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Optimization of multicomponent photopolymer formulations using high-throughput analysis and kinetic modeling

Authors

  • Peter M. Johnson,

    1. University of Colorado at Boulder, Dept. of Chemical and Biological Engineering, Boulder, CO 80309
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  • Christopher N. Bowman,

    Corresponding author
    1. University of Colorado at Boulder, Dept. of Chemical and Biological Engineering, Boulder, CO 80309
    • University of Colorado at Boulder, Department of Chemical and Biological Engineering, Boulder, CO 80309
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  • Jeffrey W. Stansbury

    1. University of Colorado at Boulder, Dept. of Chemical and Biological Engineering, Boulder, CO 80309
    2. University of Colorado Denver, Dept. of Craniofacial Biology, Aurora, CO 80045
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Abstract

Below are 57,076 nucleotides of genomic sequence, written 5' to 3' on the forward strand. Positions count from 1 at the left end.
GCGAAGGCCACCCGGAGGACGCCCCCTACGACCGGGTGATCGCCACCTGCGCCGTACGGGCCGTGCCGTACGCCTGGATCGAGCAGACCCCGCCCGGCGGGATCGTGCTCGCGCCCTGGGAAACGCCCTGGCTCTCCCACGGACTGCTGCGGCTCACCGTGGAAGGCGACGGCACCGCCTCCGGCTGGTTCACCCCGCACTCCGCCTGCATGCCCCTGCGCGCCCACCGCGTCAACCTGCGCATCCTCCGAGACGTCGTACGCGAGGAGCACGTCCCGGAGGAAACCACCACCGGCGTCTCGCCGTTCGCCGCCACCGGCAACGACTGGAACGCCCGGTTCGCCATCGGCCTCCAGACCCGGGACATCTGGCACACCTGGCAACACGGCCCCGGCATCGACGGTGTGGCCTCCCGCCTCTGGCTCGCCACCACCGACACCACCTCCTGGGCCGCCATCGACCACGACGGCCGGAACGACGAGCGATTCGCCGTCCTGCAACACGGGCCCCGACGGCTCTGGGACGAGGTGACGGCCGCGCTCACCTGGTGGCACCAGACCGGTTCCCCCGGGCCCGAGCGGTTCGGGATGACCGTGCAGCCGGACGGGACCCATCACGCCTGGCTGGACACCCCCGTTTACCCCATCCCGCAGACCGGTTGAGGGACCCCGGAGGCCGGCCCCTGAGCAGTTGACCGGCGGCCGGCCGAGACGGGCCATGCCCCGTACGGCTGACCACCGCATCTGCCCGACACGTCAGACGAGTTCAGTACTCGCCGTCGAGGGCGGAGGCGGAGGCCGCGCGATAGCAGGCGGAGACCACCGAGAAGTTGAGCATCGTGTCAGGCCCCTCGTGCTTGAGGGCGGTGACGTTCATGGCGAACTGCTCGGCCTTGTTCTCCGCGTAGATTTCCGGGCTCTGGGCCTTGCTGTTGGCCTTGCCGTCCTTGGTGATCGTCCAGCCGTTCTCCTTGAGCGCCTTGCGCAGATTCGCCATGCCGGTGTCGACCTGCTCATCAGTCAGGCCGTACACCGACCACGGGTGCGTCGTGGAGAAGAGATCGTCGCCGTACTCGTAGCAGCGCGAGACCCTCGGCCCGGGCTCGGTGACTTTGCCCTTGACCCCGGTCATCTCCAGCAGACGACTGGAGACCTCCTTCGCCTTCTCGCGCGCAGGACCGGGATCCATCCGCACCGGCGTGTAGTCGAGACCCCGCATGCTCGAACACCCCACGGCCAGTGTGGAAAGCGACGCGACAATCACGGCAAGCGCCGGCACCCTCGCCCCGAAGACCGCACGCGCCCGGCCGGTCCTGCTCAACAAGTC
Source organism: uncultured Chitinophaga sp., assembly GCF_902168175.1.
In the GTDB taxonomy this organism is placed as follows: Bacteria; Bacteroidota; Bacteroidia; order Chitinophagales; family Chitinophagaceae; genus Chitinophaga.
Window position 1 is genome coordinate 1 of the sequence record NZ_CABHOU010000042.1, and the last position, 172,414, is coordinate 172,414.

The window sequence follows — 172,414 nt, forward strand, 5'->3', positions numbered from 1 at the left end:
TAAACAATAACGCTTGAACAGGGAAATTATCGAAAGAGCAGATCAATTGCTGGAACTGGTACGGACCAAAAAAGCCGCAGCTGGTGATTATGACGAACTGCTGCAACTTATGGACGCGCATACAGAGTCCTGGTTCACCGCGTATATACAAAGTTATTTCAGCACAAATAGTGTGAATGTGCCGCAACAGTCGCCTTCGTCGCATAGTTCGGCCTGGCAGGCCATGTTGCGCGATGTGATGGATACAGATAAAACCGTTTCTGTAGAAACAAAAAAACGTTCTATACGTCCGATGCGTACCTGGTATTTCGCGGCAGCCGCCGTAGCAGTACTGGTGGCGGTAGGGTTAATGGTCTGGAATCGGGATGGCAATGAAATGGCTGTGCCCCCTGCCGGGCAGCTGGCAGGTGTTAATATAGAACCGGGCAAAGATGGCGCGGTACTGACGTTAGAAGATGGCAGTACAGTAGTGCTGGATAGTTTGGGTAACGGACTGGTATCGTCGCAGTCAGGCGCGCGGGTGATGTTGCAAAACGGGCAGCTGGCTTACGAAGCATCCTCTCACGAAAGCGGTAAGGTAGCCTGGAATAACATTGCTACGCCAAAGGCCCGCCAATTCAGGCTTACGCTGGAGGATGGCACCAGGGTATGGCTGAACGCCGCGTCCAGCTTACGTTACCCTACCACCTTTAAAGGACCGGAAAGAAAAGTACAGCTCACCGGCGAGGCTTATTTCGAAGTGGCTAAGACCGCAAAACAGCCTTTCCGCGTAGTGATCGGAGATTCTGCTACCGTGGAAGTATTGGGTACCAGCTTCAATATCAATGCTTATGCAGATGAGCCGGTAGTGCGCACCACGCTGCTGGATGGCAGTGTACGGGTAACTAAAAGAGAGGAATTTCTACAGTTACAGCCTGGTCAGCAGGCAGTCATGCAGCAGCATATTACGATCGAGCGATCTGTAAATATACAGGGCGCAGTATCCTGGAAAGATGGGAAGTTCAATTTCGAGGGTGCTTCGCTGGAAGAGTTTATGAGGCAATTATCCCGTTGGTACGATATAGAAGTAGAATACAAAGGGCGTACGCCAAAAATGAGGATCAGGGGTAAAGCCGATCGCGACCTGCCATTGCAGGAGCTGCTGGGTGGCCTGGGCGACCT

While high throughput and combinatorial techniques have played an instrumental role in materials development and implementation, numerous problems in materials science and engineering are too complex and necessitate a prohibitive number of experiments, even when considering high throughput and combinatorial approaches, for a comprehensive approach to materials design. Here, we propose a unique combination of high throughput experiments focused on binary formulations that, in combination with advanced modeling, has the potential to facilitate true materials design and optimization in ternary and more complex systems for which experiments are never required. Extensive research on the development of photopolymerizable monomer formulations has produced a vast array of potential monomer/comonomer, initiator and additive combinations. This array dramatically expands the range of material properties that are achievable; however, the vast number of potential formulations has eliminated any possibility of comprehensive materials design or optimization. This limitation is addressed by maximizing the benefits and unique capabilities of high throughput experimentation coupled with predictive models for material behavior and properties. The high throughput experimentation-model combination is useful to collect a limited amount of data from as few as 11 experiments on binary combinations of 10 analyzed monomers, and then use this limited data set to predict and optimize formulation properties in ternary resins that would have necessitated at least 1000 high throughput experiments and several orders of magnitude greater numbers of traditional experiments. A data analysis approach is demonstrated, and the model development and implementation for one model application in which a range of material properties are prescribed, and an optimal formulation that meets those properties is predicted and evaluated. © 2009 American Institute of Chemical Engineers AIChE J, 2010

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